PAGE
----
Finches are typically inhabitants of well-wooded areas, but some can be found on mountains or even in deserts. They are primarily granivorous, but euphoniines include considerable amounts of arthropods and berries in their diet, and Hawaiian honeycreepers evolved to utilize a wide range of food sources, including nectar. The diet of Fringillidae nestlings includes a varying amount of small arthropods. True finches have a bouncing flight like most small passerines, alternating bouts of flapping with gliding on closed wings. Most sing well and several are commonly seen cagebirds; foremost among these is the domesticated canary (Serinus canaria domestica). The nests are basket-shaped and usually built in trees, more rarely in bushes, between rocks or on similar substrate.
The Fringillidae family contains 218 species divided into 52 genera and three subfamilies. The subfamily Carduelinae includes 14 extinct Hawaiian honeycreepers and the extinct Bonin grosbeak.
Subfamily FringillinaeFringilla – contains the two species of chaffinch and the brambling
Subfamily CarduelinaeMycerobas – contains the four Palearctic grosbeaks
Coccothraustes – contains three species
Eophona – contains the two oriental grosbeaks, the Chinese and the Japanese grosbeak
Pinicola – contains a single species, the pine grosbeak
Pyrrhula – contains the seven bullfinch species
Rhodopechys – contains two species, the Eurasian crimson-winged finch and the African crimson-winged finch
Bucanetes – contains the trumpeter and the Mongolian finch
Agraphospiza – contains a single species, Blanford's rosefinch
Callacanthis – contains a single species, the spectacled finch
Pyrrhoplectes – contains a single species, the golden-naped finch
Procarduelis – contains a single species, the dark-breasted rosefinch
Leucosticte – contains seven species of mountain and rosy finches
Carpodacus – contains the 25 Palearctic rosefinch species
Hawaiian honeycreeper group (drepanids)
Melamprosops – contains a single extinct species, the poo-uli
Paroreomyza – contains three species, the Oahu alauahio, the Maui alauahio and the extinct kakawahie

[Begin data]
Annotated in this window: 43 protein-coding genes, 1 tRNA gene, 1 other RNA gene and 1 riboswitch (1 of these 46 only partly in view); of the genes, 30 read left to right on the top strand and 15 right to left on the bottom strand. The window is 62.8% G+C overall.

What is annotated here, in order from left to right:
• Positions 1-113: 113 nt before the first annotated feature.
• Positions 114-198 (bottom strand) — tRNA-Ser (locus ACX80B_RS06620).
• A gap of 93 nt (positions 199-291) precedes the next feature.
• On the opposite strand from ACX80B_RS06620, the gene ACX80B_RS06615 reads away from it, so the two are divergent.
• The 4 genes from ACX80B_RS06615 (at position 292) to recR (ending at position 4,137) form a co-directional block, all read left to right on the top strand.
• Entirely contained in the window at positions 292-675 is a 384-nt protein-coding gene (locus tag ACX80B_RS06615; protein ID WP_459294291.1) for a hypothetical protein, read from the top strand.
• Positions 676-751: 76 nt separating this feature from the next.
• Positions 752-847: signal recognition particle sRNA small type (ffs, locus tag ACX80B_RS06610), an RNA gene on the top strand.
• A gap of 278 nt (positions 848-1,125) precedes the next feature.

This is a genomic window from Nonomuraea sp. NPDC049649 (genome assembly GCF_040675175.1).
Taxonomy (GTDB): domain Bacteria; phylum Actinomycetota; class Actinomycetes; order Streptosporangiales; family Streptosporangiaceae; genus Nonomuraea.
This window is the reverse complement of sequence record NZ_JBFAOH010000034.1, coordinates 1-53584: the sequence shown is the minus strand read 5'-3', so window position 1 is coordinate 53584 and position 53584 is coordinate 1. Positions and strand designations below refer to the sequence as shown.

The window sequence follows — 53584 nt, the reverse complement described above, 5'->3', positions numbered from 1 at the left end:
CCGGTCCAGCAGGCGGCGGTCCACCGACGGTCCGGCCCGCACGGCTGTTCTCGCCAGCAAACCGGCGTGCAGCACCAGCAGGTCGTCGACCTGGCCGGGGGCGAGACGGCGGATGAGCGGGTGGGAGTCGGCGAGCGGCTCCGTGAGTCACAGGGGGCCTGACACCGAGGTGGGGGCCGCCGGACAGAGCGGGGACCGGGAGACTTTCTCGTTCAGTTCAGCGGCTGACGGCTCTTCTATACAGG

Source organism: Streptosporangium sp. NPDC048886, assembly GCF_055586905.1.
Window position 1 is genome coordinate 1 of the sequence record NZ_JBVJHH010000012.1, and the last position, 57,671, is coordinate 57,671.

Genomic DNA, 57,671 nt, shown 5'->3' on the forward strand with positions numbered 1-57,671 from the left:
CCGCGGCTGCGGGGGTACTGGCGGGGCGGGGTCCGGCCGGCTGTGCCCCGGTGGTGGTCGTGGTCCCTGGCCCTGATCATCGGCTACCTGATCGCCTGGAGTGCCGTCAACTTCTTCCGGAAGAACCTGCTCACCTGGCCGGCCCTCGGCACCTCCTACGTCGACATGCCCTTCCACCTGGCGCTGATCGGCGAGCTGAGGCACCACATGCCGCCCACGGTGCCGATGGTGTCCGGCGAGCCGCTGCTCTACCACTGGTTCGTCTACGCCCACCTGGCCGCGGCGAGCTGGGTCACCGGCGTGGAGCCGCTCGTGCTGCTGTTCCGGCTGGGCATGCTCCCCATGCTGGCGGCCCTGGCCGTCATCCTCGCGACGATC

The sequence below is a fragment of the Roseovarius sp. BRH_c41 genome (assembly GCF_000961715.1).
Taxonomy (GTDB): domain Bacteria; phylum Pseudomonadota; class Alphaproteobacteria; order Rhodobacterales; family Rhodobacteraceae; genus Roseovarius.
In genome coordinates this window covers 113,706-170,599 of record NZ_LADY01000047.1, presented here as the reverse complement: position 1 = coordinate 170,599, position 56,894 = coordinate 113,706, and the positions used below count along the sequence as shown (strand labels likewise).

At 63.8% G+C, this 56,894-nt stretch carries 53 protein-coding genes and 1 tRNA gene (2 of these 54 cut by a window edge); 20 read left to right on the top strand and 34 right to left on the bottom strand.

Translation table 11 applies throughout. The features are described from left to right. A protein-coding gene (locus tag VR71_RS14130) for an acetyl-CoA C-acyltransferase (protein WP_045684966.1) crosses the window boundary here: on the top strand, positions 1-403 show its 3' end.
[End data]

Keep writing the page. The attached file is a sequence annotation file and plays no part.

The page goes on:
Oreomystis – contains a single species, the akikiki
Telespiza – contains two species, the Laysan finch and the Nihoa finch
Loxioides – contains a single species, the palila
Rhodacanthis – contains two extinct species, the lesser and the greater koa finch
Chloridops – contains a single extinct species, the Kona grosbeak
Psittirostra – contains a single extinct species, the ou
Dysmorodrepanis – contains a single extinct species, the Lanai hookbill
Drepanis – contains two extinct species, the Hawaii mamo and the black mamo, and the extant iiwi
Ciridops – contains a single extinct species, the Ula-ai-hawane
Palmeria – contains a single species, the akohekohe
Himatione – contains two species, the apapane and the extinct Laysan honeycreeper
Viridonia – contains a single extinct species, the greater amakihi
Akialoa – contains six extinct species
Hemignathus – contains five species, only one of which is extant
Pseudonestor – contains a single species, the Maui parrotbill
Magumma – contains a single species, the anianiau
Loxops – contains five species, of which one is extinct
Chlorodrepanis – contains three species, the Hawaii, Oahu and Kauai amakihi
Haemorhous – contains the three North America rosefinches
Chloris – contains the five greenfinches
Rhodospiza – contains a single species, the desert finch
Rhynchostruthus – contains the three golden-winged grosbeaks
Linurgus – contains a single species, the oriole finch
Crithagra – contains 37 species of canaries, serins and siskins from Africa and the Arabian Peninsula
Linaria – contains four species including the twite and three linnets
Acanthis – contains two redpolls
Loxia – contains five crossbills
Chrysocorythus – contains a single species, the mountain serin
Carduelis – contains three species including the European goldfinch
Serinus – contains eight species including the European serin
Spinus – contains 20 species including the North American goldfinches and the Eurasian siskin
Subfamily EuphoniinaeEuphonia – contains 27 species all with euphonia in their English name
Chlorophonia – contains 5 species all with chlorophonia in their English name